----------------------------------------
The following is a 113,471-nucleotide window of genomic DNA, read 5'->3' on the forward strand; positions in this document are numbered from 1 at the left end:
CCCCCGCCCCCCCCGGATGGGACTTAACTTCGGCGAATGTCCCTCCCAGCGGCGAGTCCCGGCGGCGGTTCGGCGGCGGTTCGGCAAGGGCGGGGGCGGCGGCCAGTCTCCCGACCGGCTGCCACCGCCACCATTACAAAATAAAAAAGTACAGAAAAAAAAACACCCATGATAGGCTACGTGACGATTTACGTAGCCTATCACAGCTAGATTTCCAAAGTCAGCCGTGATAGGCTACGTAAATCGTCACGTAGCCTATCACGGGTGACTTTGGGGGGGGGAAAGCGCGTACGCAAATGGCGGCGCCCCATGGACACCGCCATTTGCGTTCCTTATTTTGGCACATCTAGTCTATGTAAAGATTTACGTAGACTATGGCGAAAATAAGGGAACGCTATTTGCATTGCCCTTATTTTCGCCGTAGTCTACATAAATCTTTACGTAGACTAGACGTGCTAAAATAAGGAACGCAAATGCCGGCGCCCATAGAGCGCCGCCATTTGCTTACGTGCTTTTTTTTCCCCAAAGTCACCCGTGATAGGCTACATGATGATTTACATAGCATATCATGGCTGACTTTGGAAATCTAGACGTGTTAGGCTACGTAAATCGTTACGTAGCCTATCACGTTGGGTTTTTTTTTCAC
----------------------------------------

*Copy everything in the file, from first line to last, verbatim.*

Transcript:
The following is a 113,471-nucleotide window of genomic DNA, read 5'->3' on the forward strand; positions in this document are numbered from 1 at the left end:
CCCCCGCCCCCCCCGGATGGGACTTAACTTCGGCGAATGTCCCTCCCAGCGGCGAGTCCCGGCGGCGGTTCGGCGGCGGTTCGGCAAGGGCGGGGGCGGCGGCCAGTCTCCCGACCGGCTGCCACCGCCACCATTACAAAATAAAAAAGTACAGAAAAAAAAACACCCATGATAGGCTACGTGACGATTTACGTAGCCTATCACAGCTAGATTTCCAAAGTCAGCCGTGATAGGCTACGTAAATCGTCACGTAGCCTATCACGGGTGACTTTGGGGGGGGGAAAGCGCGTACGCAAATGGCGGCGCCCCATGGACACCGCCATTTGCGTTCCTTATTTTGGCACATCTAGTCTATGTAAAGATTTACGTAGACTATGGCGAAAATAAGGGAACGCTATTTGCATTGCCCTTATTTTCGCCGTAGTCTACATAAATCTTTACGTAGACTAGACGTGCTAAAATAAGGAACGCAAATGCCGGCGCCCATAGAGCGCCGCCATTTGCTTACGTGCTTTTTTTTCCCCAAAGTCACCCGTGATAGGCTACATGATGATTTACATAGCATATCATGGCTGACTTTGGAAATCTAGACGTGTTAGGCTACGTAAATCGTTACGTAGCCTATCACGTTGGGTTTTTTTTTCAC